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D.B. Cooper hijacking mystery is revived with 'promising lead'

A reported tip has led investigators to a person who might have information on D.B. Cooper's 1971 jetliner skyjacking, and an unspecified item has been sent to a lab. It's the 'most promising lead we have right now' in a case that has captivated the public imagination, an FBI spokesperson tells a Seattle newspaper.

August 01, 2011|By Michael Muskal, Los Angeles Times
  • A 1971 artist's sketch released by the FBI shows the skyjacker known as "D.B. Cooper."
A 1971 artist's sketch released by the FBI shows the skyjacker known… (FBI )

D.B. Cooper, the infamous airplane hijacker who vaulted into urban mythology by parachuting out of a jetliner over the Pacific Northwest with a $200,000 ransom, is back on the FBI's radar screen.

Cooper, whose case remains the only unsolved airline hijacking in U.S. history, became the stuff of legend on the night of Nov. 24, 1971, when he jumped from a Boeing 727 into the skies between Portland, Ore., and Seattle. He disappeared with the ransom he extorted -- 10,000 $20 bills.

The case has remained open, but the trail has been cold despite hundreds of tips, thousands of theories and dozens of breakthroughs in scientific investigation. Now the FBI, which has previously said that Cooper is likely dead, is looking at fresh evidence, according to weekend reports in the media in Seattle, the epicenter of the story that seemingly can never die. The FBI's recent tip in the case was first reported by the Telegraph newspaper in London, a testament to Cooper's international appeal.

PHOTOS: Vanished into thin air

The tip provided to the FBI came from a law enforcement source who directed investigators to a person who might have helpful information on the suspect, FBI spokeswoman Ayn Sandalo Dietrich told the Seattle Times on Sunday. She called the new information the "most promising lead we have right now," but cautioned that investigators were not on the verge of breaking the case.

"With any lead our first step is to assess how credible it is," Sandalo Dietrich told the Seattle Post-Intelligencer on Saturday. "Having this come through another law enforcement [agency], having looked it over when we got it -- it seems pretty interesting."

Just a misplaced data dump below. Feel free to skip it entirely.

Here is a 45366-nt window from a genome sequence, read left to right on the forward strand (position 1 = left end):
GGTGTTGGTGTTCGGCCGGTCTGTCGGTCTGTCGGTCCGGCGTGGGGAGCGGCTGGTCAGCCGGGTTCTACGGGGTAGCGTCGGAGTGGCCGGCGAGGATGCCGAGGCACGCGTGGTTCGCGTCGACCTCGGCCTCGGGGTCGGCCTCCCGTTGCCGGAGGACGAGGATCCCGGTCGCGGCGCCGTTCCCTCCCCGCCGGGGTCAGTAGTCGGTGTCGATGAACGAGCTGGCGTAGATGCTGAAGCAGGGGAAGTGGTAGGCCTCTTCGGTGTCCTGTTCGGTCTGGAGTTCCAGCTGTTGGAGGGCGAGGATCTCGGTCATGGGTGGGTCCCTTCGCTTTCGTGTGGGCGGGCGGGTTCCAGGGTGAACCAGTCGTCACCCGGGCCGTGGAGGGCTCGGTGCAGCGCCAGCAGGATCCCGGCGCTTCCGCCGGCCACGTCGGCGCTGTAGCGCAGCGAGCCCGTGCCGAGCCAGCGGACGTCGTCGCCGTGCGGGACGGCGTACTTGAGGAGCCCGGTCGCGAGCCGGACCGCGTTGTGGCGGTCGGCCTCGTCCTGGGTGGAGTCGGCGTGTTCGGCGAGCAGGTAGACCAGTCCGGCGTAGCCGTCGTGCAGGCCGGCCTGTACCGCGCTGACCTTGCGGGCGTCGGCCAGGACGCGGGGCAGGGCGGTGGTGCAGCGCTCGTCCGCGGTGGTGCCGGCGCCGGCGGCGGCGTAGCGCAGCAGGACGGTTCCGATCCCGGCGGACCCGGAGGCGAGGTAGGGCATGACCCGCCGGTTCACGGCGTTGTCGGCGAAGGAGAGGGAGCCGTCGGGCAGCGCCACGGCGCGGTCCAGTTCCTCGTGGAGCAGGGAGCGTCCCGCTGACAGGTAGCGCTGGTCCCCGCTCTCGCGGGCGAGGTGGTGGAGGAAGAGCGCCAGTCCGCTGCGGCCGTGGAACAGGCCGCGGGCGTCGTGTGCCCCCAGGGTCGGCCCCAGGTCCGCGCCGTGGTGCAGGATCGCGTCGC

The information includes an item that was sent to a lab in Quantico, Va., for testing, she said. She did not provide specifics about the item or the man's identity.

Dietrich was on vacation on Monday, according to a message on her FBI voicemail.

It is not surprising that the Cooper story has spawned a dozen books and at least one movie. It combines elements of mystery (what happened to…), adventure (man jumps from plane into rugged terrain..), but above all, the romance of an unknown person getting away with something and vanishing to possibly enjoy the ill-gotten gains.

According to reports, a man calling himself Dan Cooper purchased a one-way ticket to Seattle the day before Thanksgiving, 1971, at the Portland airport counter of Northwest Orient Airlines. He was somewhere in his mid-40s, between 5-10 and 6-2. He wore a black raincoat, a dark suit, white shirt and black necktie. He could have passed for a funeral director or a banker with his mother-of-pearl tie pin.

He ordered a bourbon and water and lighted a cigarette (in those days one could smoke on an airplane). He called over a stewardess and handed her a note, printed in all capitals: "I have a bomb in my briefcase. I will use it if necessary. I want you to sit next to me. You are being hijacked."

By late afternoon, the plane had landed in Seattle, had been refueled and passengers taken off. By evening, the ransom and parachutes were delivered and the plane took off for Reno. At 8:13 p.m, the aircraft's tail section sustained a sudden upward movement.

When the craft landed at 10:15 p.m, authorities searched but Cooper was no longer on board.

PHOTOS: Vanished into thin air

michael.muskal@latimes.com

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